Have you noticed an increase in your NZ power bills lately? We look into the reasons why electricity bills are going up, and what the NZ government and companies are doing to curb it.
The increased demand in power and limited supply is one of the angles we can look into for the constant rise in wholesale power prices in New Zealand this year.
Wholesale prices, also known as spot prices, are what the power retailers pay to buy electricity from the market. These spot prices have increased by more than 100% from January until July this year. One example is the rise of prices at the Benmore generation site in the South Island, which went from an average of $130 per megawatt-hour (MWh) early this year, to almost $300 in May.
Around 60% of New Zealand's power is generated by hydroelectricity, 20% by geothermal and wind, and the remaining 20% by gas and coal.
There's also lower hydro lake levels, which means that hydro contribution has decreased to less than 55%. Because of that, it needs to be filled with more gas and coal for backup since it cannot hold other renewable energy like wind, geothermal or solar.
This has forced the country to use more coal as an alternative to fill the gap supply. Unfortunately, it’s imported, which means it’s more expensive and has more impact on the country’s carbon emissions.
Fortunately, most Kiwi households are on fixed-price power plans with their power providers, which means they're safe from the volatility in the wholesale market and the spikes in the spot market for now. In fact, the cost of power for most Kiwi households only increased by an average of 1.1% based on the Ministry of Business, Innovation and Employment’s report.
But because of the more sustained period of elevated wholesale pricing, you can expect increases in retail prices. This is mainly for those who are not on long-term contracts.
Retailers on the other hand can keep the prices stable for those who are in long-term contracts since it's expected to have longer-term benefits.
With the possible scrutiny of the public and government, most retailers are likely not going to increase the household pricing drastically, and will opt for a modest real-pricing increase over the wholesale pricing period instead. This period is expected to last at least a year to 18 months.
Make sure to take note of the factors behind the sudden volatility of the market as it's expected to continue to be influential in the medium term. Add up to that the pressure from the Government's goal to achieve carbon reduction by 2050.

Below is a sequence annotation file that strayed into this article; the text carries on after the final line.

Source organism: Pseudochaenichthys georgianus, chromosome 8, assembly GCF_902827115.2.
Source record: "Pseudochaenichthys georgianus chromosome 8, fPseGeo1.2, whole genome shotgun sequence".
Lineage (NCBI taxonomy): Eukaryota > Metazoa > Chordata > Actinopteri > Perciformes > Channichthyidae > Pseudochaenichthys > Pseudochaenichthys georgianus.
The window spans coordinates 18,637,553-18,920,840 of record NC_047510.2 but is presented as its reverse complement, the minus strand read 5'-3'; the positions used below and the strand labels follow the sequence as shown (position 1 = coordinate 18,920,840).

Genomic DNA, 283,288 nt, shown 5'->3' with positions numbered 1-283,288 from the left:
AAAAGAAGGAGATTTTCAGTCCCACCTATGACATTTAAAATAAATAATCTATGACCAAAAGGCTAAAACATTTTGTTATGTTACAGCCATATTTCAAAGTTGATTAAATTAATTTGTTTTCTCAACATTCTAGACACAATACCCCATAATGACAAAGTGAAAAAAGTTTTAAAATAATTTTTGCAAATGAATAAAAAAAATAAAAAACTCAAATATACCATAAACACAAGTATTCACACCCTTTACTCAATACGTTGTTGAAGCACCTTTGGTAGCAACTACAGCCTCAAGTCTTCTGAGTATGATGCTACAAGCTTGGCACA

There are plans to add 4000 GWh of new renewable generation by 2025 to deal with the supply shortage, but these projects may take some time to come to fruition.
The majority of businesses are opting to fix power prices through contracts and to lower their customers' exposure to the ups and downs of spot prices. Unfortunately, expensive whole prices are also affecting even those businesses looking to renew their agreements, together with those affected directly by the spot market. Commercial contracts usually have a 3-year duration and companies whose contracts are almost complete will be facing more expensive contract prices.
The market is expected to do more than a planned system to match supply and demand without causing a price increase or shortages of generation. Usually, competition in most markets does the job. However, there isn't much competition when it comes to generation.
The Electric Authority have also suggested that there has to be better transparency from gentailers when it comes to power pricing to help the public understand it better
The Electricity Authority should have a review of the electricity market this month.
Today, almost 360,0000 Kiwis get their electricity from retailers not included in the five big gentailers. This caused a major structural shift in the industry. The gentailers are now offering power to their competitors through the wholesale market. However, despite these changes in the retail market, the big gentailers still hold about 84% of the market share.
The recent volatility of prices, dissatisfaction from politicians, and businesses and independent retailers lead the Electricity Authority to look into the spot prices and the wholesale market. The results are expected to be announced by the end of this year.
While there are many recommendations in progress to fix the continuous increase of retail prices, but has been delayed because of Covid-19. Apart from that, Sunil Unka, Flick Electric's chief marketing officer, has also said that the current system is not working in terms of sustainability, affordability, and reliability.
This is why they have launched a petition demanding a change in the market and bring equality to the marketplace by allowing all retailers to buy power off the same market, urging the NZ government to separate the gentailers.
This way, these companies can pick one to generate (electricity or retail electricity). Kiwis can back this petition to show their support.
The quick answer is yes, consumers can still save money by comparing Power providers. After all, comparing lets you see the cheapest, most suitable option for you based on a couple of factors, allowing you to find out whether your current plan can save you money or not.
Comparing Power plans also allows you to catch the best power deals you wouldn’t normally see if you go to the provider’s website.
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